Kurt Gödel’s Open World

by Ashutosh Jogalekar

Gödel and Einstein in Princeton (Source: Emilio Segre Visual Archives)

Two men walking in Princeton, New Jersey on a stuffy day. One shaggy-looking with unkempt hair, avuncular, wearing a hat and suspenders, looking like an old farmer. The other an elfin man, trim, owl-like, also wearing a fedora and a slim white suit, looking like a banker. The elfin man and the shaggy man used to make their way home from work every day. Passersby and motorists would strain their heads to look. Everyone knew who the shaggy man was; almost nobody knew who his elfin companion was. And yet when asked, the shaggy man would say that his own work no longer meant much to him, and the only reason he came to work was to have the privilege of walking home with the elfin man. The shaggy man was Albert Einstein. His walking companion was Kurt Gödel.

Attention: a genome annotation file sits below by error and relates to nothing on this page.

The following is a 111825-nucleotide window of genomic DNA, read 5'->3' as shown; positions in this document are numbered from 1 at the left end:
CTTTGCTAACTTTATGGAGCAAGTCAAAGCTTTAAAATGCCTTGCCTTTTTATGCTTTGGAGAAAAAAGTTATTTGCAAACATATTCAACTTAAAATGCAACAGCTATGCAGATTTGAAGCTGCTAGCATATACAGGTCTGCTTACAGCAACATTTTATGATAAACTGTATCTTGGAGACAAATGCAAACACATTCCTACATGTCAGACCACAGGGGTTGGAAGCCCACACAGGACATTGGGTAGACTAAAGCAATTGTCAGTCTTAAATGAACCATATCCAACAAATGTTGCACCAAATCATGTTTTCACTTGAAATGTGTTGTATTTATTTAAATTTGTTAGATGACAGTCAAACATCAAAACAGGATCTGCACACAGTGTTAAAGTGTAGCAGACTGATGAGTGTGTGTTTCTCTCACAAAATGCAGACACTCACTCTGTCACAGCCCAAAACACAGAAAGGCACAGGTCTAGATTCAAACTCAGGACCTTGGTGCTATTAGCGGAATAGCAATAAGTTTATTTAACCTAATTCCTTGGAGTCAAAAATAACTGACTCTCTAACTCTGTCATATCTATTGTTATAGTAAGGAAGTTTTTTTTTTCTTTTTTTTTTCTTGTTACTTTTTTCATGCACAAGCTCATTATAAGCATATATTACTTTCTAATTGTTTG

What made Gödel, a figure unknown to the public, so revered among his colleagues? The superlatives kept coming. Einstein called him the greatest logician since Aristotle. The legendary mathematician John von Neumann who was his colleague argued for his extraction from fascism-riddled Europe, writing a letter to the director of his institute saying that “Gödel is absolutely irreplaceable; he is the only mathematician about whom I dare make this assertion.” And when I made a pilgrimage to Gödel’s house during a trip to his native Vienna a few years ago, the plaque in front of the house made his claim to posterity clear: “In this house lived from 1930-1937, the great mathematician and logician Kurt Gödel. Here he discovered his famous incompleteness theorem, the most significant mathematical discovery of the twentieth century.”